Jerome swallowed audibly. "We have nothing in the coffers, Highness," he blurted. Orsini frowned.
"I examined them recently, Jerome, and I know that is not true."
"There is nothing in them to fund the funeral for the Lo-Parahlian delegation," Jerome said, lower now, as if frustrated that Orsini had not grasped his meaning. Orsini sighed. He grasped his hands behind his back and walked from Jerome, pacing the edge of the small courtyard. He looked down at the map taking form beneath his boots.
"Where are we, Jerome?" he asked.
"Where is this?" He pointed with his foot at the southern coast of the continent. A blue tiled sea beat at the edge of the land, populated by the curving backs of sea serpents and the breaching tails of mighty fish.
"That is Livia, Highness," Jerome said slowly, as if frightened of a trap.
"The heart of the empire, yes. She stretches from the gateway of the West -" Amaportis, decorated with two angels carrying a scroll above the proverbial gates of the continent - "and the islands of the East -" the inlets and bays which stretched beyond the province of Lo-Parahl, leading to the Boundless Sea. "We are in the empire's most southerly point, guarding the harbours along the coast. Our dearest cousins are Marinn - the Azure City, Paydrina and Salaray. We trade in spices, in silks, in fine wine, in marble, in staples such as wood and iron and cloth, even in the smallest items you should think nothing of. Livia has the most prosperous port, and has conquered a sea with a thousand daughters. Our border only reaches its limit when the sands of the desert encase the greenery."
As he spoke, he traced the line of the empire about the unfinished map. It was a potent indication of their strength and endless quest - they were always shifting, always gaining more allies, whether through dependencies, marriages, vassals, clients... The starry sceptre of Aureliana burned brightly over the continent. Jerome followed him around the chamber with a meek look.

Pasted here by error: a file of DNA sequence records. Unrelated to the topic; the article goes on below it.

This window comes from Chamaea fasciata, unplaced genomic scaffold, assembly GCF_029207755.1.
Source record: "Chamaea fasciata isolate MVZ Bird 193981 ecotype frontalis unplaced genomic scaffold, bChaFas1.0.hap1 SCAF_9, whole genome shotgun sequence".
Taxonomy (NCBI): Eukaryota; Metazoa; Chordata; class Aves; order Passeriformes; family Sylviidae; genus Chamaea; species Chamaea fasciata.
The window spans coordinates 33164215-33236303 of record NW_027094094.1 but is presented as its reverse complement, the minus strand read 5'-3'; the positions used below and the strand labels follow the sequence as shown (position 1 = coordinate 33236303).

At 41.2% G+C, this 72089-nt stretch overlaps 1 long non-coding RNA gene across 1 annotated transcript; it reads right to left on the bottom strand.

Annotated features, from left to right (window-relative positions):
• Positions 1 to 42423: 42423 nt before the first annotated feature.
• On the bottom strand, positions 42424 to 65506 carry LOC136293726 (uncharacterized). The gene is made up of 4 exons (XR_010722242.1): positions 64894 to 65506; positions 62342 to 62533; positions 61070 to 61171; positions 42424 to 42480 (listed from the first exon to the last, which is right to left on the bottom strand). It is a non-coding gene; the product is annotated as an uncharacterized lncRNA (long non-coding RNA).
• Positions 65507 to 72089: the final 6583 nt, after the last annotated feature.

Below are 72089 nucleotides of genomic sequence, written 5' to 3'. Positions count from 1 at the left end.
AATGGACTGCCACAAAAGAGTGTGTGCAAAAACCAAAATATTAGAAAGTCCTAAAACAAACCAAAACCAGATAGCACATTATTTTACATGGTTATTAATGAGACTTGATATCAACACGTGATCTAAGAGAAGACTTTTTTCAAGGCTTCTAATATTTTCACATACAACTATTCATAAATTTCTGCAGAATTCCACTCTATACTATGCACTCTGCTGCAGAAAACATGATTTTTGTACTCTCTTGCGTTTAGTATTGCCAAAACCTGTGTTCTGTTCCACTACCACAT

"In all of this plenty," Orsini continued, "are you truly telling me that we have no money for one funeral?"
"Highness, I beg of your forgiveness - I mean not to argue with your wisdom - but this is different. The riches we gain from trade are sequestered. We have been paying back loans and finances from the war for many, many years, and much is diverted towards imperial projects and aid. The charities of Livia alone cost us... Well, Highness, you know - you examined the finances recently, as you said. And, as you also say, this is a funeral paid for by the imperial household itself. With the princess Nymias arranging her own investigations, and going forth with the celebrations..."
Orsini paused. He was standing above the borderline of the desert, where rich green faded into bright yellow. "Her own investigations? She was serious about that?"
Jerome nodded. "Yes, Highness."
Orsini had become so occupied by the bickering affairs of the council and of his family that he had barely paid heed to his daughter. She had disappeared, as she so often did, to her Dread Queen where he could usually trust her to keep her nose in her own business - not something he could say for the others. He had scored her plan up as another of her fancies. "She is using coin from the imperial treasury?" he asked, as if that was the primary thing to be concerned about.
"She has money from her own estate, and affairs. I shall talk with her."
Even with that suggestion, Jerome had his issues. "It is not only that, Highness. With the Appeasement on the horizon -"
Orsini resisted the urge to sigh. He looked down at the sea beneath his feet - the swathe of blue tesserae, breaking smoothly upon the continent. "It is not Ata you should be worried about displeasing, Jerome," he said, trying to keep his voice as level as possible. "Keep your mind on your emperor, and the city. This funeral shall go forth. Go to the merchants that owe us, the trading guilds, even from your own coffers if the need calls for it. But we will honour the men and women who were slaughtered in Aureliana's temple."
He knew Jerome wished to argue further; knew that later, he would visit him with physical records of the dearth in their treasury. But he had his sister to fret over now, and then, other members of his family.
a/n: So, I know it has been a long time since I updated this but I've been getting some lovely comments on Wattpad recently, and I've also taken it up as my Camp Nano project, so I've been a bit more active with writing this story! I don't think this chapter is great, but it does its job haha